Metacognition in Compulsivity

I am really proud to announce that I have just preprinted my first ever paper on BioRxiv. In this paper, we investigate the link between metacognition and compulsivity.

Metacognition is the ability – or insight – to monitor your performance. So if you have good metacognitive abilities, you can reliably judge how well you perform on a given task. If not, you have difficulty to say how well you did. Obviously this is critical for our decision making, because you have to know how good you do in your tasks.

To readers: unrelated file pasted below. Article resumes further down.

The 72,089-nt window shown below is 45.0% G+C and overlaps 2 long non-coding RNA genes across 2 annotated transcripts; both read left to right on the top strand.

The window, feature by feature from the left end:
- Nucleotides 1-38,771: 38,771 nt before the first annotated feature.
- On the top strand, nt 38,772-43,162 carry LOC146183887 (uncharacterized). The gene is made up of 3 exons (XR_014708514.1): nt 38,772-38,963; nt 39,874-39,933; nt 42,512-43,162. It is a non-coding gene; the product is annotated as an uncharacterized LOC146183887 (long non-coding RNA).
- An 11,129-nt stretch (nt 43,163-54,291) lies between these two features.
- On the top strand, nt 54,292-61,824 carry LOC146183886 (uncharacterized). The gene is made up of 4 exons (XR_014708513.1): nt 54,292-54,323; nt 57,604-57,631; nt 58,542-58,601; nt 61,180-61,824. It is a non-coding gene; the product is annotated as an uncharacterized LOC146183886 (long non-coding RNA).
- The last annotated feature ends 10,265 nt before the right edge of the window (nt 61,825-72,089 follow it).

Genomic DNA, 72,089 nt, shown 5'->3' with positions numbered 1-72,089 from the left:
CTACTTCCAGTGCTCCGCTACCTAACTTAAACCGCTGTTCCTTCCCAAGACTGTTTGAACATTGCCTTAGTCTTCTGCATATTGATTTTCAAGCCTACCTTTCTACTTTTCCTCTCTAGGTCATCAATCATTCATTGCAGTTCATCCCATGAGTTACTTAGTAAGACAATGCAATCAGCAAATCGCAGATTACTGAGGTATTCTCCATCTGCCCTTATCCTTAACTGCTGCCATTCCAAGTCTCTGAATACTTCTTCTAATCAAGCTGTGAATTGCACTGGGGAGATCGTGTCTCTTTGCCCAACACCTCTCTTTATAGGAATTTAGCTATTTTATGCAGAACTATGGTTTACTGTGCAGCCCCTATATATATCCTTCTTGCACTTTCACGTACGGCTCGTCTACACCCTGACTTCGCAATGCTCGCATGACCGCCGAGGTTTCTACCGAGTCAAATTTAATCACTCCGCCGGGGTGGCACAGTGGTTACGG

Interestingly, it has been suggested that many people with mental health problems have difficulties with such metacognitive decisions. Here we examined how healthy people with higher compulsivity scores perform on such a task. We find that high compulsive participants have a lower metacognitive ability. This difficulty extends a perceptual decision making weakness in our task.

Our findings support an idea of lower metacognitive abilities in a compulsivity spectrum, and thus suggest that metacognitive intervention may help people with higher obsessive-compulsive traits.

The link to our paper is here: